The Palinization of the City

ESB photo, by me. CC licensed.

This week’s New York Magazine celebrates the 40th anniversary of New York Magazine, with the kind of double-sized, self-indulgent , self-absorbed, self-congratulatory issue you’d expect from a magazine called, “New York Magazine.”

While I dispute how much the magazine might be worth all this praise, what I wouldn’t dispute is that the city, which is the topic of all this fanfare, is worth every gallon of ink (real and digital) they’ve spent on it. And that kind of statement, unsurprisingly, is exactly the kind of self-indulgent, self-congratulatory thing you’d expect to hear from someone who lives in NYC.

Well, sorry, but it’s true. New York City is the standard by which all other cities are compared.

But lately, in our political rhetoric, NYC has also come to represent the kind of city people love to hate. You know, because we’re not a “small town.” We have “community organizers.” And the liberal media elite. And, of course, we not only have Wall Street, but we have plenty of minorities who, apparently, caused the credit crisis.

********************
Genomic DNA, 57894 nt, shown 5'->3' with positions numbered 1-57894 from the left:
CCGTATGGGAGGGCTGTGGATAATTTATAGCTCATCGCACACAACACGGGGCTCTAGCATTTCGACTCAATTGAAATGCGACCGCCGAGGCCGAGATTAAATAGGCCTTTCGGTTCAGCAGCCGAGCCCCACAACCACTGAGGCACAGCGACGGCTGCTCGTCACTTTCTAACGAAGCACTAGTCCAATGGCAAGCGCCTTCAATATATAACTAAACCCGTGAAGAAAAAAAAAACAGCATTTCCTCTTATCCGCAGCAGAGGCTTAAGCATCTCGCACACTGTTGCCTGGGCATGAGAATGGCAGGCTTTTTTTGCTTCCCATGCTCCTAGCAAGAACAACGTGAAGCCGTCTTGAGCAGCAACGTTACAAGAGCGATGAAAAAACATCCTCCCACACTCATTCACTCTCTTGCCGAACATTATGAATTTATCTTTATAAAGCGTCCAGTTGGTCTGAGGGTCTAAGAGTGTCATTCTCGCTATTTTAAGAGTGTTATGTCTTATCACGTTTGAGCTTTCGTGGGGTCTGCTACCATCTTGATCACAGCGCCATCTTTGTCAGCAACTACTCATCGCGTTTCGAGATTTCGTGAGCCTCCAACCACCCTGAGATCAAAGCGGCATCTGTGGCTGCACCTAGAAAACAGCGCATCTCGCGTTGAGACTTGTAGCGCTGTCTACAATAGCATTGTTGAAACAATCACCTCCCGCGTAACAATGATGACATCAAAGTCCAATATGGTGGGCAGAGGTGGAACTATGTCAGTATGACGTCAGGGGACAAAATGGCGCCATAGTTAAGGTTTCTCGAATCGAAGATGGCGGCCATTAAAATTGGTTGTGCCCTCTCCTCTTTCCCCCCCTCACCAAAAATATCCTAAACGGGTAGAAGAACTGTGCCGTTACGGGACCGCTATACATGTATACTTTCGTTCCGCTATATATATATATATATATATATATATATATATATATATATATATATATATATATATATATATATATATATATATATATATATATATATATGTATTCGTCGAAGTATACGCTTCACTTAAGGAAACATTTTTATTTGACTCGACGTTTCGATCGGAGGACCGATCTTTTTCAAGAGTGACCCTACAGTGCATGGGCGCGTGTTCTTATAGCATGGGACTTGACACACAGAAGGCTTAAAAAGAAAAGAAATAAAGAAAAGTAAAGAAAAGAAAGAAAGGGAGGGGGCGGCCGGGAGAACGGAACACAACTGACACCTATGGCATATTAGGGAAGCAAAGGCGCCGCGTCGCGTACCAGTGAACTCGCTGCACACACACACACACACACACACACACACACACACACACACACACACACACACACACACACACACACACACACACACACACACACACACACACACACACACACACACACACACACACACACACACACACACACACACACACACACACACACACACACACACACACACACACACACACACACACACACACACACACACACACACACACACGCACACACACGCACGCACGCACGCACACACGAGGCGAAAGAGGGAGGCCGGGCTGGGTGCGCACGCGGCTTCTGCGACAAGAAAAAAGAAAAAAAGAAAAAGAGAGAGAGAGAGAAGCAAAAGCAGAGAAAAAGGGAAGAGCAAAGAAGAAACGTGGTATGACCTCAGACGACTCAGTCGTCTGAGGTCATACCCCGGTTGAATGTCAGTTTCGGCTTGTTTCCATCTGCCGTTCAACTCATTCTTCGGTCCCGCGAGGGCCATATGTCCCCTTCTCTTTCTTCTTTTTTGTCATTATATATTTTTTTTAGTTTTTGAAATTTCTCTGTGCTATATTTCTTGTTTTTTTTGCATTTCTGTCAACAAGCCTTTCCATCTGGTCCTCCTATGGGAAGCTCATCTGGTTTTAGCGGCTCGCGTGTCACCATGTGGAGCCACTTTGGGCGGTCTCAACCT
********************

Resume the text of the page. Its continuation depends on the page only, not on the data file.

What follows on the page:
Let’s call this resentment, the “Palinization of the city.” (Brought to us, of course, by the former mayor of said city. Oh The Irony!!!)

It’s, of course, a stereotype, and although the stereotype is an overgeneralization like all stereotypes, one look at the current issue of New York Magazine makes it easy to see why the city, and its people, are such an easy mark. The image we have of the city: dirty, noisy, unfriendly, busy (and those are the nice things). But peel back the preconceived notions, the Hollywood and television imagery, the fictionalized accounts, and you find NYC is a full of contradictions, and complexities, and nuance.

Yes, it’s some of the stereotypical things people think it is.

But it’s also city of silence inside a city of noise: to find it, stroll through Central Park on a Sunday, or walk along the Hudson river at sunrise, or find a friend with a roofdeck, one that rises above the grit and grime, where you can feel the breeze and soak in the sun.

It’s a city of neighborhoods inside a megalopolis, a collection of small towns, side by side, block by block. To find them, you can stroll from Hell’s Kitchen to Chelsea to the West Village to SOHO, as different moods and people and sights and sounds appear around every corner.

It’s a city of languages; you find them spoken all around you. And of food (the food!!!), from the dirtiest of dirty water dogs to the $175 burger.

It’s a city of so much more, a city of art, of sport, of contemplation…

Most of which, unfortunately, is missed in the current issue of New York Magazine. And by anyone who uses the city — any city — to score points in the game of politics.

No matter. New Yorkers, well I really don’t think it bothers them one bit.


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